Plantation Artisinal Infusion Original Dark Pineapple Rum – A pineapple-infused version of the Original Dark above. You’ll smell it right away from the second the bottle is cracked open — big, sugary pineapple notes that absolutely take over the whole affair. There’s an argument that perhaps the nose should do that — but for my money I’d rather take the more nuanced Barbados 5 Year Old (at half the price, mind you) and use that as the base for any fruity cocktails I was making. All in all, here we see juicy pineapple meet a dusting of brown sugar — and that’s really the end of the story. 80 proof. B / $43  [BUY IT NOW FROM CASKERS]

plantationrum.com

Review: Cruzan Blueberry Lemonade Rum

I’m not gonna lie. It’s over 90 degrees outside as I write this, and nothing sounds better than a glass of cold blueberry lemonade. Cruzan’s latest flavor unfortunately won’t get you there — even with a ton of ice, it’s too sweet and saccharine to recreate a boozy lemonade on its own.

At a mere 42 proof, this concoction isn’t much stronger than a bottle of wine. The nose is indistinct with citrus notes, the body pushy with liquid sugar more than anything else. Both of the label-promised elements come to play in due time: First the blueberry, which has a candied/syrupy character like you might find in a box of breakfast cereal. Then the lemony notes on the finish. Lemonade? More like Lemonheads candy.

As a mixer (with real lemonade) this might be fun… but once you get to that level, well, what’s the point?

C / $12 / cruzanrum.com

Review: Captain Morgan Grapefruit, Pineapple, and Coconut Rum

captain morgan flavors

Is the world crying out for more flavored rum? Captain Morgan thinks so, and as such it’s released a trio of new tiki-friendly rums, each naturally flavored and beyond-intensely sugared.

All three are bottled at 70 proof. Thoughts on each follow.

Captain Morgan Grapefruit Rum – Strong grapefruit notes on the nose, with a slight medicinal character underneath. The body is very sweet, with strong caramel overtones. This tends to wash out the natural tartness of the grapefruit and imbues it with heavy candylike notes. As the sweetness fades on the lengthy finish, there’s a vegetal echo, offering some incongruous notes of rosemary and sage. C-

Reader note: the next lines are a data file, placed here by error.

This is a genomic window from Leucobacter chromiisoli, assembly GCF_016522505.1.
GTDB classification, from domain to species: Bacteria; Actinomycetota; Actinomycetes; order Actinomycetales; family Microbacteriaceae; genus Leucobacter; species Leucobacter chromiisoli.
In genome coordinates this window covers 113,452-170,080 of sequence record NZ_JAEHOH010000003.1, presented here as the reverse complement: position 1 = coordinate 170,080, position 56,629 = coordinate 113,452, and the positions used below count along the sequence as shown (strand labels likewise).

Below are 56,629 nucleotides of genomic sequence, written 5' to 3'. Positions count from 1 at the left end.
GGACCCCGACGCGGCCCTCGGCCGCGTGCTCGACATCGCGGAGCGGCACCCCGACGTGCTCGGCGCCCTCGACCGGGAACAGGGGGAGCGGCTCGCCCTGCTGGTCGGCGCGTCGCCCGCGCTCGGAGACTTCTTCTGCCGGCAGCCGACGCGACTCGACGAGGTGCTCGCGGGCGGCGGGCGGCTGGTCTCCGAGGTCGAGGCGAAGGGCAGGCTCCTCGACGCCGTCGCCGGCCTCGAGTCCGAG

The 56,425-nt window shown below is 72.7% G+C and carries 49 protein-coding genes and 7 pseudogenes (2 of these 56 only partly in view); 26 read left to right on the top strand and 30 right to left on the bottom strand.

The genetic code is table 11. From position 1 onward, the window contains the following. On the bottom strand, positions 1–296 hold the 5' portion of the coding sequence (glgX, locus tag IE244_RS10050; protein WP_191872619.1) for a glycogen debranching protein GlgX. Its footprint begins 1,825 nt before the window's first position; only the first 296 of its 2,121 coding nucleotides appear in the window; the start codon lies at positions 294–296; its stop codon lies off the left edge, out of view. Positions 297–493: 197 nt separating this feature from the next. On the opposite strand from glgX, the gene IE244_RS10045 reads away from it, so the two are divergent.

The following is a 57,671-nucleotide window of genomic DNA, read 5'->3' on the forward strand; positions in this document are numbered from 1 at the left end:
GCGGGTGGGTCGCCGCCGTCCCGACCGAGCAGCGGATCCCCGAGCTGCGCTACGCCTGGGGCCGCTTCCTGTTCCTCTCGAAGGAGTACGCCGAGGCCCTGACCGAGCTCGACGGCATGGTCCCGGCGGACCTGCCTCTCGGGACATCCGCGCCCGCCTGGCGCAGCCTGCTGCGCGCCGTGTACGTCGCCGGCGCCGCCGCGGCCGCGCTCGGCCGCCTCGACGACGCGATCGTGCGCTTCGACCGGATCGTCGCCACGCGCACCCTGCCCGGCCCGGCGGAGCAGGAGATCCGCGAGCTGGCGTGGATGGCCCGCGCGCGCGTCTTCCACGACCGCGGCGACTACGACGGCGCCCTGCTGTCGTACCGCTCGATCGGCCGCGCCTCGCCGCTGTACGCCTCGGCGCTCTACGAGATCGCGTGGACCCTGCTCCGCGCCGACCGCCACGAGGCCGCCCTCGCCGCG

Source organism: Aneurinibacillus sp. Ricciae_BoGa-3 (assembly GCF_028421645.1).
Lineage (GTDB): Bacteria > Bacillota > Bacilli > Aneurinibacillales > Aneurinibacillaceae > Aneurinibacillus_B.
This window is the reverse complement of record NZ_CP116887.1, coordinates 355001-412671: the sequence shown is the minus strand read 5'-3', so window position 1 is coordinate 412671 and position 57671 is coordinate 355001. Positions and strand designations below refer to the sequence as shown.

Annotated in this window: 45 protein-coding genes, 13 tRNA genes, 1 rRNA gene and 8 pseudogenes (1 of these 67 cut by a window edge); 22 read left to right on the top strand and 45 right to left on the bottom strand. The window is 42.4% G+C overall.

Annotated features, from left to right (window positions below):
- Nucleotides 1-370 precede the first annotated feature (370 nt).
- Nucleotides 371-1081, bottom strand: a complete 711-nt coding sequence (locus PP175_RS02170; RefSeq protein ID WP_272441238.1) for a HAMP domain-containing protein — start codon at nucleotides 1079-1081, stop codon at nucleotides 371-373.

Captain Morgan Pineapple Rum – Pineapple candy (or at least canned pineapple) gets the nose going, but the body is (unsurprisingly) all sugar. Imagine steeping pineapple slices in molten sugar, then bottling it with a touch of water and you’re not far from what Captain Morgan has come up with here. It’s lacking that veggie funk that the Grapefruit expression has, but it’s still far from anything identifiable as rum. C

Captain Morgan Coconut Rum – After all of that, I was scared to death to crack into this one for fear of being immediately put into a diabetic coma. I shouldn’t have fretted so much. While Captain Morgan Coconut is as sweet and saccharine as you’d expect, it’s restrained in comparison to the two fruit-flavored spirits that come before. This doesn’t straw too far from the Malibu formula, though it’s less tropical than that old coconut standby. The finish is surprisingly clean for a coconut vodka, and the caramel notes present in all of these rums actually complements the coconut flavor in a way that it fails to do in the other rums. Definitely the best of the lot. B

each $16 / captainmorgan.com

Review: Bully Boy Distillers Hub Punch

Bully Boy Hub Punch Bottle

Bully Boy is a Boston-based craft distiller that makes vodka, rum, and white whiskey… and which also makes this oddity: The Hub Punch. What’s Hub Punch? Bully Boy explains:

Inspired by the original Hub Punch recipe popular in the late 1800’s, Bully Boy Hub Punch, our barrel aged rum infused with fruits and botanicals, revives a historic Boston tradition that was a casualty of Prohibition. Originally concocted at the now defunct Hub Hotel, Bostonians typically enjoyed Hub Punch mixed with soda water, ginger ale, or lemonade. Bully Boy consulted a variety of historical accounts of Hub Punch to craft a spirit that pays homage to the traditional recipe and spirit of the pre-prohibition era Boston. Bully Boy Hub Punch is fruit forward with the botanicals providing tea-like undertones ideal for mixing with both dry and sweet mixing agents.

So, it’s essentially a high-proof cocktail in a bottle, rum flavored with citrus, fruit, and botanicals. Think of it as a rum-based sangria and you’re pretty close.